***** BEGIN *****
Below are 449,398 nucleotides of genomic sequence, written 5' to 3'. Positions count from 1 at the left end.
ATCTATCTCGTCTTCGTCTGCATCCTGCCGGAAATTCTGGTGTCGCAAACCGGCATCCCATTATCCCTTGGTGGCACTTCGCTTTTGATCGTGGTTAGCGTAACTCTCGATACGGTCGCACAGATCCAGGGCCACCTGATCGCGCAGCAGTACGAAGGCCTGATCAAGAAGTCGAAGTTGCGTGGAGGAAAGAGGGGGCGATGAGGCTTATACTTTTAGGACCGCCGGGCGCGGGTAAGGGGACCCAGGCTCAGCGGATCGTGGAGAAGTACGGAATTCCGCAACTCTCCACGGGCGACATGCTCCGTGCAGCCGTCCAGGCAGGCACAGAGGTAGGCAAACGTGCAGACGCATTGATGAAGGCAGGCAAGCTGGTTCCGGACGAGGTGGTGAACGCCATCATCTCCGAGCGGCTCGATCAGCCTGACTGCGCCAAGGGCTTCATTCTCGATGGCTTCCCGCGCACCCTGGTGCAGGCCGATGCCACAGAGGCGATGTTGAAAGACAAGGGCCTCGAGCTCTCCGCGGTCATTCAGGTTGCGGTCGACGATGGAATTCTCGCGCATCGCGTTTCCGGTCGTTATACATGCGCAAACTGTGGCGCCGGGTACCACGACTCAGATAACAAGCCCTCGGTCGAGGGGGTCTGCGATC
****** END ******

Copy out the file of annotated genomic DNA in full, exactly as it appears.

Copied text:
Below are 449,398 nucleotides of genomic sequence, written 5' to 3'. Positions count from 1 at the left end.
ATCTATCTCGTCTTCGTCTGCATCCTGCCGGAAATTCTGGTGTCGCAAACCGGCATCCCATTATCCCTTGGTGGCACTTCGCTTTTGATCGTGGTTAGCGTAACTCTCGATACGGTCGCACAGATCCAGGGCCACCTGATCGCGCAGCAGTACGAAGGCCTGATCAAGAAGTCGAAGTTGCGTGGAGGAAAGAGGGGGCGATGAGGCTTATACTTTTAGGACCGCCGGGCGCGGGTAAGGGGACCCAGGCTCAGCGGATCGTGGAGAAGTACGGAATTCCGCAACTCTCCACGGGCGACATGCTCCGTGCAGCCGTCCAGGCAGGCACAGAGGTAGGCAAACGTGCAGACGCATTGATGAAGGCAGGCAAGCTGGTTCCGGACGAGGTGGTGAACGCCATCATCTCCGAGCGGCTCGATCAGCCTGACTGCGCCAAGGGCTTCATTCTCGATGGCTTCCCGCGCACCCTGGTGCAGGCCGATGCCACAGAGGCGATGTTGAAAGACAAGGGCCTCGAGCTCTCCGCGGTCATTCAGGTTGCGGTCGACGATGGAATTCTCGCGCATCGCGTTTCCGGTCGTTATACATGCGCAAACTGTGGCGCCGGGTACCACGACTCAGATAACAAGCCCTCGGTCGAGGGGGTCTGCGATC